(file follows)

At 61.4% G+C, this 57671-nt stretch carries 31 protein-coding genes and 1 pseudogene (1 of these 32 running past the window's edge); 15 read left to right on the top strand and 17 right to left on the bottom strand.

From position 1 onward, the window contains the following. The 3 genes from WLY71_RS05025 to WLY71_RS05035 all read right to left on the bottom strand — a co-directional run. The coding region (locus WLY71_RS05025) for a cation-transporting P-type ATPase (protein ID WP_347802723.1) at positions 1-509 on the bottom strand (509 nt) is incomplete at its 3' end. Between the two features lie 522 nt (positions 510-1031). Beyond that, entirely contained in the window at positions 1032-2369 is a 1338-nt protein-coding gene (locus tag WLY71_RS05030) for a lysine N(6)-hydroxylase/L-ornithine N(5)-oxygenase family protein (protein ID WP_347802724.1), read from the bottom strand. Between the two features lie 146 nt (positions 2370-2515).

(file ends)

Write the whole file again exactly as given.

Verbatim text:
At 61.4% G+C, this 57671-nt stretch carries 31 protein-coding genes and 1 pseudogene (1 of these 32 running past the window's edge); 15 read left to right on the top strand and 17 right to left on the bottom strand.

From position 1 onward, the window contains the following. The 3 genes from WLY71_RS05025 to WLY71_RS05035 all read right to left on the bottom strand — a co-directional run. The coding region (locus WLY71_RS05025) for a cation-transporting P-type ATPase (protein ID WP_347802723.1) at positions 1-509 on the bottom strand (509 nt) is incomplete at its 3' end. Between the two features lie 522 nt (positions 510-1031). Beyond that, entirely contained in the window at positions 1032-2369 is a 1338-nt protein-coding gene (locus tag WLY71_RS05030) for a lysine N(6)-hydroxylase/L-ornithine N(5)-oxygenase family protein (protein ID WP_347802724.1), read from the bottom strand. Between the two features lie 146 nt (positions 2370-2515).